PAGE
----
Fannie Fierce

Open or Closed

Filed By Fannie Fierce | November 23, 2007 7:36 PM | comments

Filed in: Living, Marriage Equality
Tags: polyamory

Dear Fannie,

What are your opinions on polyamorous relationships? After a rough relationship that ended over infidelity and trust issues, it became clear that the man I loved could only operate in an open relationship. For my personal comforts, I cannot separate romantic intimacy from sexual activity. What was left was two different relationships posing as one; me with only eyes for him and him with a few people on the side. This felt like torture and thus ended. Can two people with different views on sex and intimacy work it out? Or do we have to draw a line in the sand?

Appreciating Your Insight


I’m sorry to hear about your burn from a previous relationship plagued with sex view dissonance. I first want to set up some vocabulary basics on which I want to discuss this topic. Polyamory, according to Wikipedia, is “the desire, practice, or acceptance of having more than one loving, intimate relationship at a time with the full knowledge and consent of everyone involved.” This is different from polygamy, which is one partner (usually male) married to, or has sexual relationships with, multiple partners (usually female, at least historically speaking). I’m opposed to polygamy, not only because it is deeply ingrained in heterosexual marriage and profoundly patriarchal, but also because it is hierarchal and the benefits flow inward to the prime partner, while the spoke relationships get the raw end of the deal.

I don’t like to make blanket statements. Well… maybe I do, but they’re blanket statements with gaping holes in them to avoid being reductive. But if I were to make a blanket statement regarding non-monogamy I would be for it. And a lot of that opinion is based on the rabid anti-non-monogamy propagated not only by marriage politics, but legitimacy-seeking “LGBT” sell-outs as well. However, as I’ve stated in the past, the only kind of non-monogamy I support is honest and consensual non-monogamy. And I mean actually consensual. What I don’t mean is caving into your boyfriend’s desire to hook up with other guys and leaving you in the dust, as it sounds like you did. Any kind of poly relationship decision should be made together and not as a compromise.

One of the reasons I support polyamory, when it works, is because I think that monogamy sets unrealistic expectations on your partner. Monogamy demands that one person fulfill all of your sexual, emotional, psychological, and intellectual needs. I have serious doubts about the viability of that claim. In the end I believe that every successful monogamous couple is, in part, polyamorous. Even if you only are sexually engaged with each other, at some point you realize that there are some needs that you have, whether sexual or personal, that your partner can’t provide.

AYI, I think you’re right that two people with completely different views on sex and intimacy probably won’t work out. However, I think that it may be helpful to understand exactly why your partner is interested in seeking to fulfill his needs outside your relationship. Sometimes those needs don’t involve infidelity. Also, if your boyfriend feels that he needs to have sex with someone else for whatever reason, that is he has a fetish that you are unwilling to participate in, then you can encourage him to have you be a voice in that process. If he just has a wandering eye, then I think that you have more of a justification to demand a little more commitment. However, you may want to consider being a part of your boyfriend’s extra-relationship sex. Inviting a third can help your boyfriend satiate his sexual urge for many partners and reinforce your place in his heart and his bed. Remember, just because your partner finds other people attractive doesn’t mean he doesn’t still want you. There’s a reason why he keeps coming back to you.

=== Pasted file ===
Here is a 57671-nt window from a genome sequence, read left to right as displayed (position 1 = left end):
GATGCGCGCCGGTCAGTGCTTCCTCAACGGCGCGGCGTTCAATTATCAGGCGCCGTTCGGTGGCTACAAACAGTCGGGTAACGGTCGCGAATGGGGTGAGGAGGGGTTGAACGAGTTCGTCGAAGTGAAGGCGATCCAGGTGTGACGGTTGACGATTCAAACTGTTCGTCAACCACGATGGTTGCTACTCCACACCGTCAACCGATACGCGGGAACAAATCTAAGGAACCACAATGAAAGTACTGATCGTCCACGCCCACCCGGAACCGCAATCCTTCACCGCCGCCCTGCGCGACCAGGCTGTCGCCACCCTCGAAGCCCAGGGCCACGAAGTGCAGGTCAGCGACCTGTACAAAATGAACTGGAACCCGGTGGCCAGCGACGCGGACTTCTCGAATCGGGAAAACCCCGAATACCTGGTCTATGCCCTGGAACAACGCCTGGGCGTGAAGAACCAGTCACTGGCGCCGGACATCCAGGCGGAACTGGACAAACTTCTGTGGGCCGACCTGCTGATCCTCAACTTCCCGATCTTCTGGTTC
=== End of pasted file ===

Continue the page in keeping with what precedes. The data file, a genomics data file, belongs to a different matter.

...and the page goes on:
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Dear Appreciating your insight,
Dear girl, I am a one person lover. I want their full attention and devotion while we are together. We both have seperate emotional needs that are full filled mainly by our companionship. Out side friendships are just that. We are free to have them becuse our love is supported by trust and confidence. I hope that you will find a person who will be worthy of you.
Your friend, Kelli:)

Wow, good advice to a complicated question.

But with gay male couples, some mention of HIV must be made. It raises the stakes considerably, since lies and betrayal can literally mean unknowing infection. When non-monogamy becomes an option, discussion of safer sex practices is absolutely essential. In short, communication and total honesty is even MORE important.

And, frankly, for some, the possibility of introducing HIV into the relationship raises the spectre of "is non-monogamy worth it?"

The point is, it's something that must be included in the discussion.

(And I don't mean to imply that monogamous gay couples don't need to be aware of safer-sex practices, and have openness and honesty too.)


Thanks for your comment. I agree, any discussion on non-monogamy needs to include a discussion about safer sex practices. It was unreasonable of me to assume that people would protect themselves. Oh, what a world it seems we live in (thank you, Rufus).

However, I feel that when non-monogamy is implemented responsibly, honestly, and openly... those couples will know to use safer sex practices; not only with outside parties, but between themselves and their primary partners as well. Monogamists frequently begin having sex unprotected, even after being together after only a few months. It becomes an issue of trust to ask your "monogamist" partner to use a condom. And so when infidelity happens, and then concealed (as it often is)... monogamists will be at risk because of the way monogamy constructs those discussions on safer sex.